In the months and years that passed, buried human bones were discovered in the Rock as American units rotated in and out of the outpost, and the destruction of Corporal Kelly’s discovery in 2008 morphed into part of its mystique.
An American missile had struck the outpost before the Marines had seized it, the Americans would later say, burying Taliban fighters inside.
But the bones were almost certainly not Taliban: they were decades and, likely in some cases, centuries old.
A local scholar in Garmsir, who spoke on the condition of anonymity out of fear of retribution, said the hill had originally been a fort, but that hundreds of years ago its use changed. Local people, he said, and eventually ethnic Pashtuns, saw it and the other structures like it in the area as spiritual sites and transformed them into burial sites.
In the years before the 1740s, before Pashtuns had made their way to Garmsir, is when the fort, Observation Post Rock’s foundation, is thought to have been built, according to local officials and residents.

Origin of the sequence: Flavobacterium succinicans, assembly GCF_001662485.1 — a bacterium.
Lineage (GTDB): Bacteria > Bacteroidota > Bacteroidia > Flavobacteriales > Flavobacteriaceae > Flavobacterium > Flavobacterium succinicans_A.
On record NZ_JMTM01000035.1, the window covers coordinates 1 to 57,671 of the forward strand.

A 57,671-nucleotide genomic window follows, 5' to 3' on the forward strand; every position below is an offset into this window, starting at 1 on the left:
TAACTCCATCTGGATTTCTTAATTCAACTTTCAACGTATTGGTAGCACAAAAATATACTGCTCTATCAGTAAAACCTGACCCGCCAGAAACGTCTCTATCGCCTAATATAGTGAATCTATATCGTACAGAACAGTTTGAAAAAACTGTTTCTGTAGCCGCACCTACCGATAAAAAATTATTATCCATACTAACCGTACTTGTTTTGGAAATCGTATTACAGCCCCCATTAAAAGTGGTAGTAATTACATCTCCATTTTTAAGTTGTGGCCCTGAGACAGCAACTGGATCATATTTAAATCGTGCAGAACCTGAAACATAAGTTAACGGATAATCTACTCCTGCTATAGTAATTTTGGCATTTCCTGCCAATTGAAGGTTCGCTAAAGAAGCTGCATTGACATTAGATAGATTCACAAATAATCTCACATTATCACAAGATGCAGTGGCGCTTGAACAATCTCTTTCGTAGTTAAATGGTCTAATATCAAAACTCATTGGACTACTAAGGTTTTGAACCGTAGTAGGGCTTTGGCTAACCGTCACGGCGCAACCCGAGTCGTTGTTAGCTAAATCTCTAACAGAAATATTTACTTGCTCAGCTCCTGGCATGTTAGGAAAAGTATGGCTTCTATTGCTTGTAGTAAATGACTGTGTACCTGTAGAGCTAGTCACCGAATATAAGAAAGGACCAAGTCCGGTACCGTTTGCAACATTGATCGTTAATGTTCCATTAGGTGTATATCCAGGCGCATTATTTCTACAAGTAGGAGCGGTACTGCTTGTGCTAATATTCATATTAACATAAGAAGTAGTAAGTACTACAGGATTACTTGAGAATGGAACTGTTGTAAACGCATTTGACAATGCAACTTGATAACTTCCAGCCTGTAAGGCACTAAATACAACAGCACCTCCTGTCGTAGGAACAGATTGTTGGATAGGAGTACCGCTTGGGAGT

Who built it is unclear, but the Safavid, Mughal and Ghaznavid empires, as well as Alexander the Great, all left their mark on the region. Residents of the area sometimes call these mounds (there are several in the district) a vestige of Maliko Tawafee, an Arabic phrase, also used in Persian, that describes a governing system where each tribe is led by a local king or elder.
The Rock’s last likely use as a graveyard may have been around 1980, at the start of the Soviet-Afghan war, the local scholar said, when fighters, some led by the insurgent commander, Nasim Akhundzada, surrounded and captured roughly 40 Afghan communist police officers near Amir Agha.